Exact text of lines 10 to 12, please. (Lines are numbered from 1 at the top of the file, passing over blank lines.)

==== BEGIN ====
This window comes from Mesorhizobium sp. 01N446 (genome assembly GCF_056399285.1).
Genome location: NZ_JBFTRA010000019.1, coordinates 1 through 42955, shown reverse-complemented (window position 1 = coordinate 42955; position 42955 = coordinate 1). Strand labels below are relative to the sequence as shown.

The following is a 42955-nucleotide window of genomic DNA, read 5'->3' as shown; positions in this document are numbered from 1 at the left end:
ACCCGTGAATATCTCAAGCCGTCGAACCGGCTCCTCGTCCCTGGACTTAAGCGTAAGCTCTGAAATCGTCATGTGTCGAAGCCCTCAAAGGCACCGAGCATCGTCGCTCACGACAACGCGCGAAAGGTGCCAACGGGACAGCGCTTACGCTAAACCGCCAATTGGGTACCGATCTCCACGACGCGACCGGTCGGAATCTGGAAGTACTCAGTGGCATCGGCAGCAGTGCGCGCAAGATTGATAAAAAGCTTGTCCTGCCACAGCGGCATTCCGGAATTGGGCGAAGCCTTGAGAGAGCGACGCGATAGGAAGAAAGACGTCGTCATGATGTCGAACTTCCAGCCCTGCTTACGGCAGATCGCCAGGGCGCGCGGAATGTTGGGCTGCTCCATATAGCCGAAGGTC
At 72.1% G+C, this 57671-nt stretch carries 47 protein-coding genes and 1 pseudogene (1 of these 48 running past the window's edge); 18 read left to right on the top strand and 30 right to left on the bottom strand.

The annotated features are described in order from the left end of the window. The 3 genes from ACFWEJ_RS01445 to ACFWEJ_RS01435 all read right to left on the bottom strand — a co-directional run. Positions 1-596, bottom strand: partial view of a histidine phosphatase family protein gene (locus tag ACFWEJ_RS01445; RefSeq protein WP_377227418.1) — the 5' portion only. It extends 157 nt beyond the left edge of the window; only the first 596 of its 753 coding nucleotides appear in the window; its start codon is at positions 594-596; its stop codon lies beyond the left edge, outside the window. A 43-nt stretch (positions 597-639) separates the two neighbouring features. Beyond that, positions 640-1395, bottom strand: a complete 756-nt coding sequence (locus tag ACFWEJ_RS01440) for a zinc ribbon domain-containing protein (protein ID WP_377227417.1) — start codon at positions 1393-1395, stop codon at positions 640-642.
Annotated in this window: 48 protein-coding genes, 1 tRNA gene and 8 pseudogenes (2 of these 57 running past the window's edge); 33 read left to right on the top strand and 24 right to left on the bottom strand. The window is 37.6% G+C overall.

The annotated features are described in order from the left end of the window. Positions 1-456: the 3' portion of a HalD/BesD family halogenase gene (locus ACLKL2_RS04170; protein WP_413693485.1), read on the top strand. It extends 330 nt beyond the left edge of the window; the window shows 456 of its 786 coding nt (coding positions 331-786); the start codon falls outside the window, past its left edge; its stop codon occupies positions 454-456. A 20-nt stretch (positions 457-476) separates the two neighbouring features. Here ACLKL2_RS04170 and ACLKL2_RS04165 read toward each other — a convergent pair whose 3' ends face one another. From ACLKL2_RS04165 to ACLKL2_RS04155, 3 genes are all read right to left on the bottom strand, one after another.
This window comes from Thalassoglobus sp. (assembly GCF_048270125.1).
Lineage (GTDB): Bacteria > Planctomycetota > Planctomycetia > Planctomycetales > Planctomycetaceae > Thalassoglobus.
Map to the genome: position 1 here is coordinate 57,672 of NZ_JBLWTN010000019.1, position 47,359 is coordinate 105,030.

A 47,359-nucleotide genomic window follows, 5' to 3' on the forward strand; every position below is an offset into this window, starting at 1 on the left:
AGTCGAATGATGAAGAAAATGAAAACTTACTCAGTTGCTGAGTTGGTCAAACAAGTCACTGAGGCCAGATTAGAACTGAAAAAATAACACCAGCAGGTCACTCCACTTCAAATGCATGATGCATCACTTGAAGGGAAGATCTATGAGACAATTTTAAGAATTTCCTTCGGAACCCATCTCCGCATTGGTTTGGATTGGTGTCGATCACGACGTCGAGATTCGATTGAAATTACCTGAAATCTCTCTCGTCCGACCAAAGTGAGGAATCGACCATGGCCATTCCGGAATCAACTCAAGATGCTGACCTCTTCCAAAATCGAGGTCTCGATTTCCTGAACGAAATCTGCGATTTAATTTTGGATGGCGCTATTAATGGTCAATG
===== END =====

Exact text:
Lineage (GTDB): Bacteria > Planctomycetota > Planctomycetia > Planctomycetales > Planctomycetaceae > Thalassoglobus.
Map to the genome: position 1 here is coordinate 57,672 of NZ_JBLWTN010000019.1, position 47,359 is coordinate 105,030.

A 47,359-nucleotide genomic window follows, 5' to 3' on the forward strand; every position below is an offset into this window, starting at 1 on the left: